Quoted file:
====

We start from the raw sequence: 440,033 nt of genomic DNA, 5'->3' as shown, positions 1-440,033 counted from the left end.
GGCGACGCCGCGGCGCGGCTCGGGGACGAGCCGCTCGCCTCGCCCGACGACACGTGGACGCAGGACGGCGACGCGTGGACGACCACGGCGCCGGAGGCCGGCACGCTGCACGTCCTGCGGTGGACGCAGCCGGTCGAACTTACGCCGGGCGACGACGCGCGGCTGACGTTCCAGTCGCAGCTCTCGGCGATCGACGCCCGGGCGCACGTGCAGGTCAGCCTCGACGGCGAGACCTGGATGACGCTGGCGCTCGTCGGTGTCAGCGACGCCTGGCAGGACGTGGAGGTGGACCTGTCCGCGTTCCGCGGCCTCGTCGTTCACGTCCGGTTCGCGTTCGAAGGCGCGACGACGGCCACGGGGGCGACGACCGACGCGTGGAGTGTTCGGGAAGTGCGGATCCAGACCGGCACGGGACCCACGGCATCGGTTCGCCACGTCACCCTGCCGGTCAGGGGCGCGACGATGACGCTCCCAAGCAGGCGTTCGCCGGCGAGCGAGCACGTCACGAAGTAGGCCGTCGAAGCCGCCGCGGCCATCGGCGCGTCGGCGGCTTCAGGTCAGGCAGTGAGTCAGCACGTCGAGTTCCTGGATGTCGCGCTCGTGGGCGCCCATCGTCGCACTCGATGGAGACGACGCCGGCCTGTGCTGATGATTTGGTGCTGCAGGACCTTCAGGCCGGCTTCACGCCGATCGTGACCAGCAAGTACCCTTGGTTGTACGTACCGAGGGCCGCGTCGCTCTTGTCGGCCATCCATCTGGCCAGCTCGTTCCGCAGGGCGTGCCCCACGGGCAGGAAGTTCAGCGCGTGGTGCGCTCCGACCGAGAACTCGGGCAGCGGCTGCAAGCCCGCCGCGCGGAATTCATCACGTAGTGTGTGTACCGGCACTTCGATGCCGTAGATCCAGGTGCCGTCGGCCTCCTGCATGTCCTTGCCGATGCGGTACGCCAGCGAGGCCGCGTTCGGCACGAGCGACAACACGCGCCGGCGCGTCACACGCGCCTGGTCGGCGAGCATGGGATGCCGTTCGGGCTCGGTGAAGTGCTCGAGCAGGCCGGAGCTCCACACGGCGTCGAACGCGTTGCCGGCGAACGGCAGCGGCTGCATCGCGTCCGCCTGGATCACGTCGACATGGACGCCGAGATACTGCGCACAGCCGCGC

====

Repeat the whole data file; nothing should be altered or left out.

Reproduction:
We start from the raw sequence: 440,033 nt of genomic DNA, 5'->3' as shown, positions 1-440,033 counted from the left end.
GGCGACGCCGCGGCGCGGCTCGGGGACGAGCCGCTCGCCTCGCCCGACGACACGTGGACGCAGGACGGCGACGCGTGGACGACCACGGCGCCGGAGGCCGGCACGCTGCACGTCCTGCGGTGGACGCAGCCGGTCGAACTTACGCCGGGCGACGACGCGCGGCTGACGTTCCAGTCGCAGCTCTCGGCGATCGACGCCCGGGCGCACGTGCAGGTCAGCCTCGACGGCGAGACCTGGATGACGCTGGCGCTCGTCGGTGTCAGCGACGCCTGGCAGGACGTGGAGGTGGACCTGTCCGCGTTCCGCGGCCTCGTCGTTCACGTCCGGTTCGCGTTCGAAGGCGCGACGACGGCCACGGGGGCGACGACCGACGCGTGGAGTGTTCGGGAAGTGCGGATCCAGACCGGCACGGGACCCACGGCATCGGTTCGCCACGTCACCCTGCCGGTCAGGGGCGCGACGATGACGCTCCCAAGCAGGCGTTCGCCGGCGAGCGAGCACGTCACGAAGTAGGCCGTCGAAGCCGCCGCGGCCATCGGCGCGTCGGCGGCTTCAGGTCAGGCAGTGAGTCAGCACGTCGAGTTCCTGGATGTCGCGCTCGTGGGCGCCCATCGTCGCACTCGATGGAGACGACGCCGGCCTGTGCTGATGATTTGGTGCTGCAGGACCTTCAGGCCGGCTTCACGCCGATCGTGACCAGCAAGTACCCTTGGTTGTACGTACCGAGGGCCGCGTCGCTCTTGTCGGCCATCCATCTGGCCAGCTCGTTCCGCAGGGCGTGCCCCACGGGCAGGAAGTTCAGCGCGTGGTGCGCTCCGACCGAGAACTCGGGCAGCGGCTGCAAGCCCGCCGCGCGGAATTCATCACGTAGTGTGTGTACCGGCACTTCGATGCCGTAGATCCAGGTGCCGTCGGCCTCCTGCATGTCCTTGCCGATGCGGTACGCCAGCGAGGCCGCGTTCGGCACGAGCGACAACACGCGCCGGCGCGTCACACGCGCCTGGTCGGCGAGCATGGGATGCCGTTCGGGCTCGGTGAAGTGCTCGAGCAGGCCGGAGCTCCACACGGCGTCGAACGCGTTGCCGGCGAACGGCAGCGGCTGCATCGCGTCCGCCTGGATCACGTCGACATGGACGCCGAGATACTGCGCACAGCCGCGC